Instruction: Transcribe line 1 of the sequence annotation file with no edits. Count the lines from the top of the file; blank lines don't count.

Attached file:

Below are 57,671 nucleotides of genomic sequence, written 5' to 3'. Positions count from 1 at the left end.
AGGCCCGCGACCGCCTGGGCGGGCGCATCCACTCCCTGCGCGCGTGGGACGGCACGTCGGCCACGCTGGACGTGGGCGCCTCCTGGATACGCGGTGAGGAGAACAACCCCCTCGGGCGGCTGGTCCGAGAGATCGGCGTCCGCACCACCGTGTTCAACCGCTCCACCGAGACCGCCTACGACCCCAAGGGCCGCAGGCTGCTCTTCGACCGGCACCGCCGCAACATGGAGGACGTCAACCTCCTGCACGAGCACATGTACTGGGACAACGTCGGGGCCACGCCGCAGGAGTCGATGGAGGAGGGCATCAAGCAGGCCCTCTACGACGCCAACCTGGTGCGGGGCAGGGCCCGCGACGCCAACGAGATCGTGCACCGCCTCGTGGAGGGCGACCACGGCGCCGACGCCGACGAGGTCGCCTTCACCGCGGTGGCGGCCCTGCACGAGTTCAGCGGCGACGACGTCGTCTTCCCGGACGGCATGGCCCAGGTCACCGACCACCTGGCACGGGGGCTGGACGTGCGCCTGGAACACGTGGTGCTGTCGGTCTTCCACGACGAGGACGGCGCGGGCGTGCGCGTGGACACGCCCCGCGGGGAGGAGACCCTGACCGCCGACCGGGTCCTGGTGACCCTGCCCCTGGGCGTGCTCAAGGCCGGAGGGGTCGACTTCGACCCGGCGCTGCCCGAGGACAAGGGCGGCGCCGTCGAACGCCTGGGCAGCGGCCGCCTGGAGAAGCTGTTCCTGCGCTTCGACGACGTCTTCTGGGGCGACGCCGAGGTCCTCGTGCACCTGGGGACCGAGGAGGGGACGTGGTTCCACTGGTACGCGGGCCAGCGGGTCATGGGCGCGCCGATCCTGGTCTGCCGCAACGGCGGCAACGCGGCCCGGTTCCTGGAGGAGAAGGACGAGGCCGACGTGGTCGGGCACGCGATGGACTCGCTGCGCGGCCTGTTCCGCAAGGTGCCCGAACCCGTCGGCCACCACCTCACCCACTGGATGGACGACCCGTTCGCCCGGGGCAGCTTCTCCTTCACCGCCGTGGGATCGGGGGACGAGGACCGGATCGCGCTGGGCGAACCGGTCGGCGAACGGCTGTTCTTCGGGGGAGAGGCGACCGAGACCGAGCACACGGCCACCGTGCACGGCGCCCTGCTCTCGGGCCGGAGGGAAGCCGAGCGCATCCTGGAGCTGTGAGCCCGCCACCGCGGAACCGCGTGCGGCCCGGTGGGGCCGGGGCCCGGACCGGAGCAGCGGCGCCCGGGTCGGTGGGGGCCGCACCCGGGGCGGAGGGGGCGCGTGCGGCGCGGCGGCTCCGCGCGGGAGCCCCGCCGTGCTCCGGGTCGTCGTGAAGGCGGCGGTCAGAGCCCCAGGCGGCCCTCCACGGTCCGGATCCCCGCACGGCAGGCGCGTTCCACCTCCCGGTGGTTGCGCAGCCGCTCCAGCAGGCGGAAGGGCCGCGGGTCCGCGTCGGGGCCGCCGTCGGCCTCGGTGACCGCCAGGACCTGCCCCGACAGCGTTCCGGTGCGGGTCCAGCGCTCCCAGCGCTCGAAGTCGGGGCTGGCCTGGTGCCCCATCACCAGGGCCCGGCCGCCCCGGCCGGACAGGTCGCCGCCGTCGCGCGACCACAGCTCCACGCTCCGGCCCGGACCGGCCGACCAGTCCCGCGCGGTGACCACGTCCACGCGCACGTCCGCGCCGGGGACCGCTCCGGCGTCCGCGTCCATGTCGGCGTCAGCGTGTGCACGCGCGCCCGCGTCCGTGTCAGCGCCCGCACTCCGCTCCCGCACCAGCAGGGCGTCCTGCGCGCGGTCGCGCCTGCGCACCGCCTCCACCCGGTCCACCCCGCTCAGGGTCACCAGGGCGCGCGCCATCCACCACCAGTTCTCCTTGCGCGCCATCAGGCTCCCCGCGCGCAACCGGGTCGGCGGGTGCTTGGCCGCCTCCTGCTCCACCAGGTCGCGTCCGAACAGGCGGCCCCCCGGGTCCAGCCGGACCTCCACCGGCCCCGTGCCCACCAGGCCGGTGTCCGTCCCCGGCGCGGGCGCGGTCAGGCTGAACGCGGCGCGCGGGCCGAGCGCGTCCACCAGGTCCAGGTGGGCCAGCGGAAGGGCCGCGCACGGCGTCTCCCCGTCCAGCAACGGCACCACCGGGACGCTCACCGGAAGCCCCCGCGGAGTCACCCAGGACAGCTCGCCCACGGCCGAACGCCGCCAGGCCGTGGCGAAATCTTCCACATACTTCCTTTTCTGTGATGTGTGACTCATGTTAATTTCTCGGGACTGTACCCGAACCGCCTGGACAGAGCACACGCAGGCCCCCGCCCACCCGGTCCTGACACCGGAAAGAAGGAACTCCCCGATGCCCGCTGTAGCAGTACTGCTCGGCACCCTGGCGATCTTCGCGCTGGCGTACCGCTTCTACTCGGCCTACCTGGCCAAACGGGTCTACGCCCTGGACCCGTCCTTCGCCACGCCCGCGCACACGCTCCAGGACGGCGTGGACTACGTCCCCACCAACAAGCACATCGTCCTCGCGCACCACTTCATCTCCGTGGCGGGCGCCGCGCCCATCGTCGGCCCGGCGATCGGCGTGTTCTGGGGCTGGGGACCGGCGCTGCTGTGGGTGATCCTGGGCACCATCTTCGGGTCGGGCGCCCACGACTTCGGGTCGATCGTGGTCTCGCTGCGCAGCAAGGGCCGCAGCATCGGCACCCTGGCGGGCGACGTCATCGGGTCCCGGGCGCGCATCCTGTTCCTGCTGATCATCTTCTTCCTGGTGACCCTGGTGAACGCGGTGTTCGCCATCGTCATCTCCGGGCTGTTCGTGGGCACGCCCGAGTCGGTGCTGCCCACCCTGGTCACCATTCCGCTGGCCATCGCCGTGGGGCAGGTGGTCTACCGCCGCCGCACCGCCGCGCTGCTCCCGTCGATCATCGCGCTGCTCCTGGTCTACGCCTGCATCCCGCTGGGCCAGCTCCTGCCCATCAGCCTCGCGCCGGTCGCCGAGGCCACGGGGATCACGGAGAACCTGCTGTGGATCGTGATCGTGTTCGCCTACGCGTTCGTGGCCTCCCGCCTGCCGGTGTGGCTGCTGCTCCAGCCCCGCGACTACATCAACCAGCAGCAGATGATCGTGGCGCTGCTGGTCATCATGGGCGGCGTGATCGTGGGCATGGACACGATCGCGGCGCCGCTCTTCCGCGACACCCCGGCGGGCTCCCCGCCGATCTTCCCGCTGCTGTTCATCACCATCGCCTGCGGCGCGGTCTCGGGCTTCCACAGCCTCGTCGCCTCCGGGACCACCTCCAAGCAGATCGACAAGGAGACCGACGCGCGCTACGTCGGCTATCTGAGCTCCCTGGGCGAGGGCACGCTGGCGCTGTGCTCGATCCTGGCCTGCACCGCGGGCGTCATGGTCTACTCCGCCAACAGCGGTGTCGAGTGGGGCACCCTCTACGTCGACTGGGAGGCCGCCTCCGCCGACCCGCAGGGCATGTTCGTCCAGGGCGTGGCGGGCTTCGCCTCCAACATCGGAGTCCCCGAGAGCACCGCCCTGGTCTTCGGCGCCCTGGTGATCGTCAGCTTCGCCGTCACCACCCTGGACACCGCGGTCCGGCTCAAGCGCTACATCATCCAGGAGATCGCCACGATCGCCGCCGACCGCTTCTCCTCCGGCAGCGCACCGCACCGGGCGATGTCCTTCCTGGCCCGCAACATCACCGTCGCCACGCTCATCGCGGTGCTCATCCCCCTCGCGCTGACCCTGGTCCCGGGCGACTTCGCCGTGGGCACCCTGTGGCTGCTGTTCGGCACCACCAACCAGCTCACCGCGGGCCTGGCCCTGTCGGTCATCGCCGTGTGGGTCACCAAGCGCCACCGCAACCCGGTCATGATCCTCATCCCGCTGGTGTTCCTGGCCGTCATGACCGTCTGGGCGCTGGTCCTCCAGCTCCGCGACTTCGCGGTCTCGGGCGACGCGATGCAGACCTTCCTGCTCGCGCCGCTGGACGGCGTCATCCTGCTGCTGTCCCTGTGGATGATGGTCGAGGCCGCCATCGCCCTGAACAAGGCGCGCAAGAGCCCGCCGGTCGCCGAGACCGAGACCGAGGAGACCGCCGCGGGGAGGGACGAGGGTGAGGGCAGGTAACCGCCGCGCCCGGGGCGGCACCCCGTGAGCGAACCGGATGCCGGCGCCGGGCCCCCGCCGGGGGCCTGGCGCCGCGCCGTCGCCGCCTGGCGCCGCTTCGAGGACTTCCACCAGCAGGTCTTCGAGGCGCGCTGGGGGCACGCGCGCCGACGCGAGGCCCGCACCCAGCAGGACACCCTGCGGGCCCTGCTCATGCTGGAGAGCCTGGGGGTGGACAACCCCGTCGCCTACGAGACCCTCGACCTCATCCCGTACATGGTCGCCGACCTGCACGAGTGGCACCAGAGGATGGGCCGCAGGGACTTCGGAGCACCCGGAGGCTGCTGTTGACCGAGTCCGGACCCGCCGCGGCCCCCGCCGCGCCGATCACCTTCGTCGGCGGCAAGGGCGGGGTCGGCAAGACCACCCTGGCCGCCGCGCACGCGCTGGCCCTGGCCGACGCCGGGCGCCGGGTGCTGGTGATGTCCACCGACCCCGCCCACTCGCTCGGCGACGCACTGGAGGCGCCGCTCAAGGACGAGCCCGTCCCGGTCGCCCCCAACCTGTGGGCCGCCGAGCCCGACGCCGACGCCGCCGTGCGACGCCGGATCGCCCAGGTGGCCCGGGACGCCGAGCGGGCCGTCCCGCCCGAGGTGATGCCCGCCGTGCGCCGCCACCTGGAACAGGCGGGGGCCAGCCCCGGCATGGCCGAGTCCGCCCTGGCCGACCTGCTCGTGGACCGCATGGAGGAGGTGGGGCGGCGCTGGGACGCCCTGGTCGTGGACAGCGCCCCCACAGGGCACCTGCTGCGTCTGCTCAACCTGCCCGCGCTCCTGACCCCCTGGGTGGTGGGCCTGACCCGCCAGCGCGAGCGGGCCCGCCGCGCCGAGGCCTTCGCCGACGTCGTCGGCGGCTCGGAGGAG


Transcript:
Below are 57,671 nucleotides of genomic sequence, written 5' to 3'. Positions count from 1 at the left end.